I am full of contradictions. I am vulnerable yet guarded. I hate change, but I am extremely adaptable. I am someone who seeks “safety,” but I opt for adventure. I always plan things ahead of time, but I also act on impulse. I may be like that by nature or by design, but I truly believe that I have the power to steer my life in the direction I want to. I take my decisions, I work for them and I go where I want to go – most recently, to Israel on my Alternative Spring Break. One question was all it took to make up my mind: “When will you ever plan a trip to Israel?” Before I knew it, I was in Israel with an amazing group of Northeastern students. The trip consisted of volunteer work at the Israeli Defense Force base, but for me, this experience was much more than the day-to-day work.
After only four days at the base, we were able to speak to and become close with the Israeli soldiers. It amazed me that even at our age – in their early 20s – they could be so mature. My friends always describe me as “the one with motherly instincts” because of my own maturity – something that is not common in my culture. But in Israel, I saw that maturity in everyone I met. All the soldiers had different goals in life. And yet they all had this passion for living their lives to the fullest. From the age of 18, they were required by law to serve for two to three years. So there they were, living away from family, working day and night for their country.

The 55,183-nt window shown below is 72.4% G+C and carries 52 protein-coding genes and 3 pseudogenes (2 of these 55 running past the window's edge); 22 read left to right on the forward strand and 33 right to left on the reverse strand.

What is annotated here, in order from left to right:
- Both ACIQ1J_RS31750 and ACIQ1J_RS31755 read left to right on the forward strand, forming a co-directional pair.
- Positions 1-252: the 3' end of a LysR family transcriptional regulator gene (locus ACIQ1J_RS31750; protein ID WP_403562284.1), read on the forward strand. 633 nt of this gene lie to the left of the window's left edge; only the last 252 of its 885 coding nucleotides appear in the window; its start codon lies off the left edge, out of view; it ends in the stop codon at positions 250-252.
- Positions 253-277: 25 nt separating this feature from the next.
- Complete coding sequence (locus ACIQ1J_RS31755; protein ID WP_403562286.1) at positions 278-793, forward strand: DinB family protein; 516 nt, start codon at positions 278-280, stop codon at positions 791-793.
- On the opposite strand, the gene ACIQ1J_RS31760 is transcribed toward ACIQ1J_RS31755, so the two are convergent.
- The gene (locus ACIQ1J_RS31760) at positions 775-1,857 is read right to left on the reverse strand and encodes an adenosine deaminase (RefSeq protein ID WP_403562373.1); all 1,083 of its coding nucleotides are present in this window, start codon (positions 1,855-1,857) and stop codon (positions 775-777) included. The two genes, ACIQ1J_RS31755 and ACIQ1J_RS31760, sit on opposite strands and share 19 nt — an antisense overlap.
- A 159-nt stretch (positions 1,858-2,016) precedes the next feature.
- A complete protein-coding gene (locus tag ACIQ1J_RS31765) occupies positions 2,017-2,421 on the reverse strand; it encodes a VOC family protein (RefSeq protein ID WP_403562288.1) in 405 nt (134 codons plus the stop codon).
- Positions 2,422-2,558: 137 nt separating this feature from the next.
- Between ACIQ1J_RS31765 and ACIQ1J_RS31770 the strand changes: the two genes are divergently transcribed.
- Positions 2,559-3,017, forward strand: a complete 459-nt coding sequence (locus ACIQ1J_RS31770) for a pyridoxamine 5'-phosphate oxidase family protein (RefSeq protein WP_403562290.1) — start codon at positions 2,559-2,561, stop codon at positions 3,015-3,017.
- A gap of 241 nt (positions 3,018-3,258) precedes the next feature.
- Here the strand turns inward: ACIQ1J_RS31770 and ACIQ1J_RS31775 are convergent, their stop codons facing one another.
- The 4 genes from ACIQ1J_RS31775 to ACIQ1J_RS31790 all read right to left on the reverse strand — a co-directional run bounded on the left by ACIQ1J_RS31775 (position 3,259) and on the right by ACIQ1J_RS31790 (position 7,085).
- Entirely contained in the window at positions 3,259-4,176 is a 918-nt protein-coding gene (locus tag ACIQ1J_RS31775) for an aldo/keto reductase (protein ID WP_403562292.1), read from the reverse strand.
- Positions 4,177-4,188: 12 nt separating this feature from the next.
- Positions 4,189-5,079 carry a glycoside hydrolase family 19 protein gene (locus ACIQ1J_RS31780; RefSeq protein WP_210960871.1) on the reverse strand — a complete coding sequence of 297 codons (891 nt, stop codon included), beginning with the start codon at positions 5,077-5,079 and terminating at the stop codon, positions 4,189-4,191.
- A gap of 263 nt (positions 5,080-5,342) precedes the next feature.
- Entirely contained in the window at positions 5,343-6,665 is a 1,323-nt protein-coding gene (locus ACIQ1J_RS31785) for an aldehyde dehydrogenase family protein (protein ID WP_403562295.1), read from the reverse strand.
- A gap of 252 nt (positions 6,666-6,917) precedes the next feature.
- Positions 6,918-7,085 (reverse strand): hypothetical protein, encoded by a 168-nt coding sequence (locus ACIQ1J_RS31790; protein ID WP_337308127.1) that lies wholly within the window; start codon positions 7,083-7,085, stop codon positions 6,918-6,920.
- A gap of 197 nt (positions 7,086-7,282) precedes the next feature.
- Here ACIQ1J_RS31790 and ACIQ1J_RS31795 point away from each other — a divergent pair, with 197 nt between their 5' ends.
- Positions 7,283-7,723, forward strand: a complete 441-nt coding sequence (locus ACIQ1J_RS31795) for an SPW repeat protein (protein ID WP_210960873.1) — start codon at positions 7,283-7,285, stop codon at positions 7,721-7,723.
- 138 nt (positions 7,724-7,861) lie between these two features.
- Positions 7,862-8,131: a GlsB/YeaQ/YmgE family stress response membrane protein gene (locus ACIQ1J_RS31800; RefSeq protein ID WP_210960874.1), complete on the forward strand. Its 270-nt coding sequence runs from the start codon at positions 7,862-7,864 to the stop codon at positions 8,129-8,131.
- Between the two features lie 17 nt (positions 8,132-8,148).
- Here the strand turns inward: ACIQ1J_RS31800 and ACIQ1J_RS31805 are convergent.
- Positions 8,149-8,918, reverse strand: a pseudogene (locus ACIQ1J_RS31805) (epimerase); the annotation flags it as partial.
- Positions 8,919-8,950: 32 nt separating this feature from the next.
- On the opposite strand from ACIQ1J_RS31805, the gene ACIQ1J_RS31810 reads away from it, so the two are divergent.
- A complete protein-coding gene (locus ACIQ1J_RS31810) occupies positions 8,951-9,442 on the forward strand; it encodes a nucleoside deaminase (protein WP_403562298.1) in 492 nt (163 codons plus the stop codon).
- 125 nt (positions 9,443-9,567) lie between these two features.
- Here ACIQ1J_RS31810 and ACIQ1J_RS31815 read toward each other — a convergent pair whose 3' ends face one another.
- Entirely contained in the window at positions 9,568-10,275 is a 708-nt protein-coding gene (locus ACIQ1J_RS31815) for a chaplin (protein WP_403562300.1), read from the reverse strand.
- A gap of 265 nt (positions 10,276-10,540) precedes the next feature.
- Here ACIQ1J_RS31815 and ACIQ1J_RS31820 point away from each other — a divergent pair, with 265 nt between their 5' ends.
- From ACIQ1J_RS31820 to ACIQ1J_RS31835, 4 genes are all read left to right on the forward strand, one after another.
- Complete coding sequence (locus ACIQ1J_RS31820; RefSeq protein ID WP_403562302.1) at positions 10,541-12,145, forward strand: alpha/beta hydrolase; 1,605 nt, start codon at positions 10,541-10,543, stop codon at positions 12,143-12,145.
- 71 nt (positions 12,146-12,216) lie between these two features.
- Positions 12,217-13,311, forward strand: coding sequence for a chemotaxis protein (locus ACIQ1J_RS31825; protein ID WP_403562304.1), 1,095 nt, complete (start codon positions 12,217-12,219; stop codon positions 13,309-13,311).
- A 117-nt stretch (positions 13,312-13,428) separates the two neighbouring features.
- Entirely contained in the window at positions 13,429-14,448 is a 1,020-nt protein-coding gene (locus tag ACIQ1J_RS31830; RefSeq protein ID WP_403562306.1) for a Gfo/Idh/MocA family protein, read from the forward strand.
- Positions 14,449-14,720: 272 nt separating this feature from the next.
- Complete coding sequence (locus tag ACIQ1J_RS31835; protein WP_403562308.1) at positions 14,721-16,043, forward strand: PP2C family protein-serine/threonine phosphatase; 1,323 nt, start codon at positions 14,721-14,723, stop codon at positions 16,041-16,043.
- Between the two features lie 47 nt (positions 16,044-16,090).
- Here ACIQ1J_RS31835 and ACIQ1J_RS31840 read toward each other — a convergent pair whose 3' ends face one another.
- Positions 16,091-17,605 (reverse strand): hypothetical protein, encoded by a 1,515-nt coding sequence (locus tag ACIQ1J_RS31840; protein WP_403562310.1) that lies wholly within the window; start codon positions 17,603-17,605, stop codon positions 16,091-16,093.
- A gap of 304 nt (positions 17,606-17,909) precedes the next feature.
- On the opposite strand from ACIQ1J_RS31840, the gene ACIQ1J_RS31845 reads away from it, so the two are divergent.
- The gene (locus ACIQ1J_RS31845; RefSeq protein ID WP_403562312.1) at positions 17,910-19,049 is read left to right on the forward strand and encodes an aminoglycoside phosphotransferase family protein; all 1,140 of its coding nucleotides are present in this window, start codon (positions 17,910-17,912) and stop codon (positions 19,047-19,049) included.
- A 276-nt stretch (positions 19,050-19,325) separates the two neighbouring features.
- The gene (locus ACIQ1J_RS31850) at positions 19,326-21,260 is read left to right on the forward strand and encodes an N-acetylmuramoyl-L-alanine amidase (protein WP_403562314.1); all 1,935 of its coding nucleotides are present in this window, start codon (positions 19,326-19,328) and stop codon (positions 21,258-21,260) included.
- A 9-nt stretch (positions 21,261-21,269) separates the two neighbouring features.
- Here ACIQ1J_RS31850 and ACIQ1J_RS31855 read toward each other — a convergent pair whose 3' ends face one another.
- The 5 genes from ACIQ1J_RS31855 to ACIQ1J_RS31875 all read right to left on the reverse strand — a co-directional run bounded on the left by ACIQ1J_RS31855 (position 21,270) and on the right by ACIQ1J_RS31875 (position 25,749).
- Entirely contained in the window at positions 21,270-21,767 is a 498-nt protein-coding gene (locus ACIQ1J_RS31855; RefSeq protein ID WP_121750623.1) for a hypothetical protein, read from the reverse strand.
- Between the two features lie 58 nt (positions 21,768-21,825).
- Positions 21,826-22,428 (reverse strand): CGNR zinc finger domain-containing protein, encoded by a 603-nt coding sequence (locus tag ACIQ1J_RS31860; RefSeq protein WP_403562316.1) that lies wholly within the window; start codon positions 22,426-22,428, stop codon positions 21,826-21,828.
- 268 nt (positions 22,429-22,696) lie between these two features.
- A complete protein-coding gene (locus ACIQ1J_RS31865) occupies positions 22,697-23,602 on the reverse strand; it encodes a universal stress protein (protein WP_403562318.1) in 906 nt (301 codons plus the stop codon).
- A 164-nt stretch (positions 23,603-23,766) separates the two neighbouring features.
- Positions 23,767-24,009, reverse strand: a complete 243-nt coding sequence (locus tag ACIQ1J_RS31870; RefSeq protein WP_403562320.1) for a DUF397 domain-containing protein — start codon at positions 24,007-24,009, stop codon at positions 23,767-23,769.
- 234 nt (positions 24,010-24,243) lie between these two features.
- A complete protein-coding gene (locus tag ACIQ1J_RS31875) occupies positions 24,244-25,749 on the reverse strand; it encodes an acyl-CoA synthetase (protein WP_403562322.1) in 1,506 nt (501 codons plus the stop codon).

As volunteers, we were surprised at many aspects of life on base. Meals were sacred – no matter how much work there was to do, we dined together three times a day, along with the officers. Normal and happy lives were sacred – the Israelis saw value in this above anything else. Having fun was sacred as well. They knew how to make the best out of their service and had built themselves a home away from home. They understood each other’s struggles and were there to support each other.
For the Israelis, surprises came from us as well. They were surprised at the fact that we could pursue an education right after high school. Many thought of it as a privilege and some as an oddity. They were also surprised by us running around, always trying to do everything “on time.” For Israelis, there is no stress about time. “Because there will be time for everything in life,” they explained to us.
Having grown up in Panama as an Indian, I consider myself someone who loves culture. And after this trip, I have another culture to love – that of Israel. Israel is serious and lively, mature and youthful, concrete and forever evolving. Like me, it is full of contradictions.
– Mansi Vijay Lakhyani is a sophomore psychology major.